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Acacia courtii facts for kids

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Northern Brother wattle
Conservation status

Vulnerable (EPBC Act)
Scientific classification
Genus:
Acacia
Species:
courtii
Acacia courtiiDistMap222.png
Occurrence data from AVH

Acacia courtii, also commonly known as Northern Brother wattle or North Brother wattle, is a tree belonging to the genus Acacia and the subgenus Juliflorae that is native to eastern Australia. It is currently listed as vulnerable by the Environment Protection and Biodiversity Conservation Act 1999.

Description

The tree typically grows to over 7 m (23 ft) to a maximum height of 20 m (66 ft) and has slender, brittle and pendulous branchlets with caducous and deltate stipules that have a length that is mostly less than 0.5 mm (0.020 in). Like most species of Acacia it has phyllodes rather than true leaves. The glaucous, evergreen and flexible phyllodes have a linear shape and straight with a small hook at the end. They have a length of 5 to 18 cm (2.0 to 7.1 in) and a width of 5 to 12 mm (0.20 to 0.47 in) and have one prominent vein with several others. It blooms between November and January producing inflorescences with paired or solitary flower-spikes that have cylindrical shape with a length of 3 to 6.5 cm (1.2 to 2.6 in) with loosely packed golden coloured flowers. After flowering straight woody seed pods form that have a linear shape. The shiny brown seeds inside have an oblong-elliptic shpe and a length of 5.5 to 7.8 mm (0.22 to 0.31 in) with a filiform funicle that is folded four to eight times and a small oblique aril.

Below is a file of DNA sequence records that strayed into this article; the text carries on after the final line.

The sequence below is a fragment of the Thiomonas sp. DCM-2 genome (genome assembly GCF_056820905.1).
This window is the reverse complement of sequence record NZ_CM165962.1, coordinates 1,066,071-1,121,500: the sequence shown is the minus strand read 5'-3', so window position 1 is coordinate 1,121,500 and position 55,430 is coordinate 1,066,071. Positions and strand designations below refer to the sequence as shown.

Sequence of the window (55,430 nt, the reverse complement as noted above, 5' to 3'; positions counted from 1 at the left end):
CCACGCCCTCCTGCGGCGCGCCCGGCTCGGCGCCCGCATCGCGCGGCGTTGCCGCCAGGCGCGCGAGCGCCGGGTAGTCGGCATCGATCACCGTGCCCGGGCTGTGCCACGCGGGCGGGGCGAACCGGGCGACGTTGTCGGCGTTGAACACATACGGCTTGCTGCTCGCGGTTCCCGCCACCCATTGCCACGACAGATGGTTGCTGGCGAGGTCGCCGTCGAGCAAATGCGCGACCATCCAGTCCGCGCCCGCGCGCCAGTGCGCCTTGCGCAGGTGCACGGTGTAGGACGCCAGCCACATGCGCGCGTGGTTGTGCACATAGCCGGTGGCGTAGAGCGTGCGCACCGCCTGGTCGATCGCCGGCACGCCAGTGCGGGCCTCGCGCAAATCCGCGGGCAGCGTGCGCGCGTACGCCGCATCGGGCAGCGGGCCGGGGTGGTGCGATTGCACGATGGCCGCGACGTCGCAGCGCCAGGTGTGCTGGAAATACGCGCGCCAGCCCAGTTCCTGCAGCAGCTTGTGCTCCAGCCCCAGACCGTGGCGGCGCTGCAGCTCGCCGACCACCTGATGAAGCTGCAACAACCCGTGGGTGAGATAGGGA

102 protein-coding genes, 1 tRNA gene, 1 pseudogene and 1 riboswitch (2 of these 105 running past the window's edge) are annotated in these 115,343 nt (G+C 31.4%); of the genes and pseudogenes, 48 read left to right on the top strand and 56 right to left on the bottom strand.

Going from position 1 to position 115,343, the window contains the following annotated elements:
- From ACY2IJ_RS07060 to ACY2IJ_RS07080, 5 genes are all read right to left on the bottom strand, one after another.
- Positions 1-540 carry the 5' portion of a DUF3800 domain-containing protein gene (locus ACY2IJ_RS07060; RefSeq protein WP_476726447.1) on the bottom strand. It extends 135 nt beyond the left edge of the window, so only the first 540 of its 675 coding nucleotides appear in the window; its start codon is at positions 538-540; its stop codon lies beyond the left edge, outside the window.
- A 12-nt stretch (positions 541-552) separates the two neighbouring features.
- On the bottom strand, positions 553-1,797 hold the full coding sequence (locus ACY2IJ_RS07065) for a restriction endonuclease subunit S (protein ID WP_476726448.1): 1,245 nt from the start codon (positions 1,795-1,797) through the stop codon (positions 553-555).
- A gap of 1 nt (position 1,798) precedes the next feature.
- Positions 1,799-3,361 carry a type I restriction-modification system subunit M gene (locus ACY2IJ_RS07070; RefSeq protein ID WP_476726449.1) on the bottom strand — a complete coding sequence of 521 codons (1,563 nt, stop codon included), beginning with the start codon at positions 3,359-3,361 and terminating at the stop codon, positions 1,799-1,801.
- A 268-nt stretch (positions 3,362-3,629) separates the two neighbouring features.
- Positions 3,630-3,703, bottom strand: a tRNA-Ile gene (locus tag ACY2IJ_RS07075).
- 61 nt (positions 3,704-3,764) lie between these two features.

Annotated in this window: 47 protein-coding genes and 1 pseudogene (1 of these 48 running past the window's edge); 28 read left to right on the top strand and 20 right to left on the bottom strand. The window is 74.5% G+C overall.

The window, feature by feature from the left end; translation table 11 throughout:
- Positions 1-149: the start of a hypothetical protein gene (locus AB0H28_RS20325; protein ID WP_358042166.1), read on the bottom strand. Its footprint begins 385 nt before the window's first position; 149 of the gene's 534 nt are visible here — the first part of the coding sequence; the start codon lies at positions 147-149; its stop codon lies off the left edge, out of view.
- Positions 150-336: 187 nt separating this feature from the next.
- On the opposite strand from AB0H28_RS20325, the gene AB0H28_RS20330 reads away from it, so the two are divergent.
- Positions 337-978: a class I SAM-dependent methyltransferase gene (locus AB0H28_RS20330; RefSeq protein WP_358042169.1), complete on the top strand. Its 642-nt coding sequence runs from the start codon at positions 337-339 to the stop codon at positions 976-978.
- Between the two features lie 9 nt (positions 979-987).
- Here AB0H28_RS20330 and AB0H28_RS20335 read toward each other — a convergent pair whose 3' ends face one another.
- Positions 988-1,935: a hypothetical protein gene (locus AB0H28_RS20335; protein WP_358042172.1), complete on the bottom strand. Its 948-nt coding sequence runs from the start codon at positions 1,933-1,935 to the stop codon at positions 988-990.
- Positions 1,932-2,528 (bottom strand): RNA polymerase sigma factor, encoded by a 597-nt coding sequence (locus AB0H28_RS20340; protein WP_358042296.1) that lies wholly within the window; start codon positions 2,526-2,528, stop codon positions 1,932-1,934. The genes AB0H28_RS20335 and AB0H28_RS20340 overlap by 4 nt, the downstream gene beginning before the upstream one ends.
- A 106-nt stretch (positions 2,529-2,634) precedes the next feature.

Taxonomy

The specific epithet honours the botanist Arthur Bertram Court who was once the Assistant Director of the Australian National Botanic Gardens. It is closely related to Acacia orites.

Distribution

It is endemic to the a small area in mid north coast region of New South Wales around Laurieton, Kendall and Kew where is mostly situated on rocky hillsides among the coastal ranges in three small locations where it is a part of dry forests and woodland communities. Six main populations are known mostly in the Kerewong State Forest and around North Brother Mountain and Mid Brother Mountain. It is often associated with species of Eucalyptus including; Eucalyptus acmenoides, Eucalyptus gummifera, Eucalyptus intermedia, Eucalyptus siderophloia and Eucalyptus umbra. Other species commonly found in its habitat include; Allocasuarina torulosa, Helichrysum elatum, Imperata cylindrica, Syncarpia glomulifera and Themeda australis.

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